By Kathy Bailes and Jodie Nesling
A campaign to save a stunning Cliftonville synagogue from developers after it was put up for auction has been successful, largely thanks to an anonymous donation.
The resplendent building in Albion Road has formed an integral part of Thanet’s rich Jewish history but was recently put up on the market for £300,000 after years of closure.
Campaigner Francesca Ter-berg was one of a group of isle artists and educators of Jewish heritage to set up the Cliftonville Cultural Space CIC in a bid to buy the site.
The 91-year-old building was no longer viable as a place of worship and the trustees of the Margate Hebrew Congregation had little option but to put it up for auction.
Despite lengthy negotiations the auction could not be postponed. However the campaign, launched last month, was inundated with support from the community, and allies nationally and internationally resulting in a successful outcome.
The team has worked tirelessly for the past six weeks to raise the money needed and now the future of the building is no longer in the balance, thanks to support from the anonymous benefactor who has bought the synagogue so that it can be transformed to an arts and cultural space for Cliftonville’s diverse communities.
The SOS Margate campaign gained huge celebrity backing from stars such as Miriam Margolyes OBE, Arnold Schwatrzman OBE- who was raised in Margate- Sir Ben Kingsley, Imogen Heap, Keith Bymer Jones and Steven Berkoff.
Local arts organisations and businesses put up SOS Margate posters in their windows; residents spread the word; and more than 300 people donated to the crowdfunder campaign.
Francesca said: “The Cliftonville Cultural Space CIC will shortly take over the synagogue and consult with local residents, businesses and arts organisations to ensure that the new space is a welcoming meeting point for everyone. It will reflect Cliftonville’s cultural pluralism and bring people together through music, theatre, dance, exhibitions and food, as well as celebrate the rich history and diversity of the area – past and present.”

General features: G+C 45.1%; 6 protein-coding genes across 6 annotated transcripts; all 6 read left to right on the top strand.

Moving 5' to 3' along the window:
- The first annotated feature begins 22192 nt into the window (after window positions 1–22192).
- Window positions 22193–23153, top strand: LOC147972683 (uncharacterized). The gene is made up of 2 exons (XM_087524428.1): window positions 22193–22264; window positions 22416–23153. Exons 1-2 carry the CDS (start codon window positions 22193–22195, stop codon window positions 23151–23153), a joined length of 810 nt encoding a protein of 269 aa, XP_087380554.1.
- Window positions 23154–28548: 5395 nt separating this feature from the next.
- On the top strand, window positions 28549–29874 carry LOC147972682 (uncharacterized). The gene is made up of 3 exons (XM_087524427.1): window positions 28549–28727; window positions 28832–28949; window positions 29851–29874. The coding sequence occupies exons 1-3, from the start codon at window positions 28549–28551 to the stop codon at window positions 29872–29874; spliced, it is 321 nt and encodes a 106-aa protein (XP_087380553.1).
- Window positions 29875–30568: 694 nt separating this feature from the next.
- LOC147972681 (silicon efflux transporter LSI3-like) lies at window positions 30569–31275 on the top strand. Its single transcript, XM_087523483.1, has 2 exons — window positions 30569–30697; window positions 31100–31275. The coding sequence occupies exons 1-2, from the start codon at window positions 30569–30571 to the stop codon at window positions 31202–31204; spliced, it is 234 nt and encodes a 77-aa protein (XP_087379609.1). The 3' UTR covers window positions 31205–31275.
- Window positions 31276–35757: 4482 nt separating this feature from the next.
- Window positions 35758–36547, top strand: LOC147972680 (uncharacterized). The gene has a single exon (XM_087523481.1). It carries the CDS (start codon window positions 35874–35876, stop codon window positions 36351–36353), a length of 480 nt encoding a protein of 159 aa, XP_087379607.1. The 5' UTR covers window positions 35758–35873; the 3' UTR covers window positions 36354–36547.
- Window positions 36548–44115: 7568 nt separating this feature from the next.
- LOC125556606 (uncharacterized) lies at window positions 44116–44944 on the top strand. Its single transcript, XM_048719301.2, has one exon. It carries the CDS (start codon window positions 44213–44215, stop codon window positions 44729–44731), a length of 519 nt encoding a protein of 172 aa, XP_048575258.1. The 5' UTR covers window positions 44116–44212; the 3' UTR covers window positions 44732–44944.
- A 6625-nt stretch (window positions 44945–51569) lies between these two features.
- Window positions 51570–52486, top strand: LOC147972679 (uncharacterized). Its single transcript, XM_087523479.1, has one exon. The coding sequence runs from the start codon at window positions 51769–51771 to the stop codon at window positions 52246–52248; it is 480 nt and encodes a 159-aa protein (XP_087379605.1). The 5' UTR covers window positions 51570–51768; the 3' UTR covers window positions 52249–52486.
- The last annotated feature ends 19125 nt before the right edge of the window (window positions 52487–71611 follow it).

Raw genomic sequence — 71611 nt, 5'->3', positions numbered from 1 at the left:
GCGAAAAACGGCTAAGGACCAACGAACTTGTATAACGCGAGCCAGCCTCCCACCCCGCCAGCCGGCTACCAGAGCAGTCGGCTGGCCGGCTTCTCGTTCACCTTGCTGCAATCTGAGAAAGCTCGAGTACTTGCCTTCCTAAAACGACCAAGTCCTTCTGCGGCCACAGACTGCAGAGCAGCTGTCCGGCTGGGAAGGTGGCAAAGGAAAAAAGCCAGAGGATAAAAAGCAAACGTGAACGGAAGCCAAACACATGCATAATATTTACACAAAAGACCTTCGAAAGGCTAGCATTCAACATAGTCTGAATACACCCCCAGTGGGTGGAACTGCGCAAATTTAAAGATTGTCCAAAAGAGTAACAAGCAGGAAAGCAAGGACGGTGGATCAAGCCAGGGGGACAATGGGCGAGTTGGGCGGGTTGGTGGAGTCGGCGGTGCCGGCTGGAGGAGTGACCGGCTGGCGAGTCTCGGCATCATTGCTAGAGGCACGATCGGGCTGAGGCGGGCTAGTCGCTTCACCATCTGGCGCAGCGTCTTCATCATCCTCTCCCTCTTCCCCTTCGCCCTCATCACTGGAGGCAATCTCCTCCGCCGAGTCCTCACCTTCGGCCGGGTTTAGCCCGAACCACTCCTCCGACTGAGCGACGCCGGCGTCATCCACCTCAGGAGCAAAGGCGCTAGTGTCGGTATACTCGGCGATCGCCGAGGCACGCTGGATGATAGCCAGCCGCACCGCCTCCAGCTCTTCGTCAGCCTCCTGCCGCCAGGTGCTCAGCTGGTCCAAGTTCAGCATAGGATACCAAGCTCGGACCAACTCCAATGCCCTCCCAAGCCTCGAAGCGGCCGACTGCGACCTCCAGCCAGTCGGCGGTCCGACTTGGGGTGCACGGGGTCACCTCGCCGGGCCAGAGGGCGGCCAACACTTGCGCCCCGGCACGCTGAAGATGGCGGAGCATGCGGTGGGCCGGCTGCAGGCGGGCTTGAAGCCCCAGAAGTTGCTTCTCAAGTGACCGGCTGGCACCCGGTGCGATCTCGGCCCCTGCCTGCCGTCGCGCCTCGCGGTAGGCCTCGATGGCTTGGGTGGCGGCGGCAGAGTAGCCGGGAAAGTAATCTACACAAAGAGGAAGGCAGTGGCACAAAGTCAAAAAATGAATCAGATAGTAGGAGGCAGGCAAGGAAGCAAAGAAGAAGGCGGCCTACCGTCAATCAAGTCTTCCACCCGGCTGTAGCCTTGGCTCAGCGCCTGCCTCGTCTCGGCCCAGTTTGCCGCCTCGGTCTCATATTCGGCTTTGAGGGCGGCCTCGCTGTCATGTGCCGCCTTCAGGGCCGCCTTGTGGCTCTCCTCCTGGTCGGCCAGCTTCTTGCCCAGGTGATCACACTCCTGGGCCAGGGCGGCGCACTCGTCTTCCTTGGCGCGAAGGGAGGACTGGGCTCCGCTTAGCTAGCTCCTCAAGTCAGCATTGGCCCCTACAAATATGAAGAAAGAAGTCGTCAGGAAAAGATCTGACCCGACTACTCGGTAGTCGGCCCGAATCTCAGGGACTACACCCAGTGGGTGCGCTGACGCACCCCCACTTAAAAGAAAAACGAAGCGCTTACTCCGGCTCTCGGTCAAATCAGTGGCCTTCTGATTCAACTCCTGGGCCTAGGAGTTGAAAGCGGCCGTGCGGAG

Fundraising will begin in early 2021 for the conversion which will start later in the year. The aim is to have the space open to the public by late 2022.
At the time of the synagogue’s construction in 1928 Margate’s Jewish community was buoyant with many hotels opened to cater for holiday makers. But there were still many obstacles to overcome before the first stone was laid.
A report in a local newspaper recorded that “at the end of the war the community were very much depleted both financially and physically and the question had arisen as to selling the congregation effects.”
Since 1910 the congregation had increased substantially with plans to build a synagogue but the Great War in 1914 changed everything as a sharp decline in numbers made the situation financially untenable.
Following an appeal to the Jewish Press, benefactor Joseph Jacobs cleared the congregation’s £200 debt which allowed Jewish soldiers to worship in Margate before heading to France – many did not return.
At the stone laying ceremony in 1928, which was held at the Grand Hotel, the importance of the visitor economy was cited with tourists from London expected to support the fundraising initiative for the continued building work when they came to worship.
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